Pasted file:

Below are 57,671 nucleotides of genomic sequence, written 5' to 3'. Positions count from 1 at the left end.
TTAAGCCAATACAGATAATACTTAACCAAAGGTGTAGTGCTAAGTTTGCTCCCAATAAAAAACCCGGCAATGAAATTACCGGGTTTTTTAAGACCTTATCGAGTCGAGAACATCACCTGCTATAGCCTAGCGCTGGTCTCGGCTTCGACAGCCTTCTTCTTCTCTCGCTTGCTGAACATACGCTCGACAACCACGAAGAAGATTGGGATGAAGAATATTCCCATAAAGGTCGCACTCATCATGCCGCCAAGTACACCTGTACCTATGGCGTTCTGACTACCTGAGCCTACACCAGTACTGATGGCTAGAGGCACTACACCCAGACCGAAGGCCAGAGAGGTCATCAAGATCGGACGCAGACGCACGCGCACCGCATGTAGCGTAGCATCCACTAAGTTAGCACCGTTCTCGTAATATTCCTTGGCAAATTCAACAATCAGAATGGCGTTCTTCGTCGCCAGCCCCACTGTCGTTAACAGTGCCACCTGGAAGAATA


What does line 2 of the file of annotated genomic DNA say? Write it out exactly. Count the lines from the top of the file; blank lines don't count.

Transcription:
TTAAGCCAATACAGATAATACTTAACCAAAGGTGTAGTGCTAAGTTTGCTCCCAATAAAAAACCCGGCAATGAAATTACCGGGTTTTTTAAGACCTTATCGAGTCGAGAACATCACCTGCTATAGCCTAGCGCTGGTCTCGGCTTCGACAGCCTTCTTCTTCTCTCGCTTGCTGAACATACGCTCGACAACCACGAAGAAGATTGGGATGAAGAATATTCCCATAAAGGTCGCACTCATCATGCCGCCAAGTACACCTGTACCTATGGCGTTCTGACTACCTGAGCCTACACCAGTACTGATGGCTAGAGGCACTACACCCAGACCGAAGGCCAGAGAGGTCATCAAGATCGGACGCAGACGCACGCGCACCGCATGTAGCGTAGCATCCACTAAGTTAGCACCGTTCTCGTAATATTCCTTGGCAAATTCAACAATCAGAATGGCGTTCTTCGTCGCCAGCCCCACTGTCGTTAACAGTGCCACCTGGAAGAATA